Wednesday, August 5, 2009

Giant Statue of Jain Teerthankar

BHUBANESWAR: After seven years and countless strokes on chisel by dozens of sculptors, statue of a Jain Tirthankar, which is claimed to be the biggest ever granite monolithic sculpture carved from Orissa, would be ready by the end of this year.

Master sculptor Sudarshan Sahoo, under whose supervision the gigantic work was undertaken, said final touches were being given to the main idol measuring 13 feet high and 12 ft wide while the structure of umbrella-like serpent hoods over the deity would be completed within next few months.

“Simultaneously we will perform polishing work and revisit the process to ensure that all minor mistakes are rectified. We will fit the three pieces into a complete statue whose height will be 23 ft before dismantling it for easy transportation,” Mr. Sahoo, a Padamshree awardee, said.

A Jain monk had assigned Mr. Sahoo the task to erect the statue which would finally be transported to Surat in Gujarat.

The statue depicts the Tirthankar seated with legs crossed in front, the toes of one foot resting close upon the knee of the other, and the right hand lying over the left in the lap.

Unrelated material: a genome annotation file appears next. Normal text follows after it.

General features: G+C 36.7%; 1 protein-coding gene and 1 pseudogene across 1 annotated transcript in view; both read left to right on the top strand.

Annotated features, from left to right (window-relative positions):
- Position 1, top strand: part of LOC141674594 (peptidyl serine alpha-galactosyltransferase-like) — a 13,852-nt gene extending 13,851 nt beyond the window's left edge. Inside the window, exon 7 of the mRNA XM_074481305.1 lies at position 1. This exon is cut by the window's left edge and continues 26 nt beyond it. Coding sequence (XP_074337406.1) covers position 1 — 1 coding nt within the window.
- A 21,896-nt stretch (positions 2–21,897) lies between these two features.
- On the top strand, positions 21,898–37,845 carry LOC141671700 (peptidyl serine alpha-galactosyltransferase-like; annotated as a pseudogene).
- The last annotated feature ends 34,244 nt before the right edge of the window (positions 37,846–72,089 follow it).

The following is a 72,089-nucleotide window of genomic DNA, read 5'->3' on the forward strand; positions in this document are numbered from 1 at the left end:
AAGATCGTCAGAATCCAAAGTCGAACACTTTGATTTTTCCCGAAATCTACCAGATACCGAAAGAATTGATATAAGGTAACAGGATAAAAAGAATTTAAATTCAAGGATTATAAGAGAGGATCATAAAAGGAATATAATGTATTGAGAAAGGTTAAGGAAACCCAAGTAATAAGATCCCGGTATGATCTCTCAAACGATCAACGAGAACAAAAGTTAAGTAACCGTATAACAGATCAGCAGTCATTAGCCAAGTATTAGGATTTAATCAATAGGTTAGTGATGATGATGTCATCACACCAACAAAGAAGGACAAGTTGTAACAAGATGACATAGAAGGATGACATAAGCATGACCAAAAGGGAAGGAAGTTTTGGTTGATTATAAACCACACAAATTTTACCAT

The symbols of lotus flower have been carved on palms. The idol will have seven serpent hoods unfurling as umbrella.

Although on the face of it the work looked like any other creation of a sculptor, Mr. Sahoo said there was history behind creating such a mammoth idol.

At first it was a challenging task to discover a huge piece of granite stone from Mayurbhanj district. “My son and several of my students spent months in Adipur and Sialiuthani village near Khiching temple to lay hand on the huge piece of stone which weighed above 400 tonnes,” he said.

Villagers were compensated for their crop damage and special permission was secured from National Highway authority to transport the giant stone to the craft shed here, Mr. Sahoo said.
“Since I did not have expertise in creating Jain idols, I had to go through numerous Jain literatures and study the iconography. It was not enough. Not to take chances, we initially built hundreds of small Jain sculpture to see where we were going wrong,” the master craftsman recounted.

Precautions were taken during knocking off large portions of unwanted stone and striking chisels accurately. Any miscalculation could have injured sculptors’ hand and most importantly damaging the stone.

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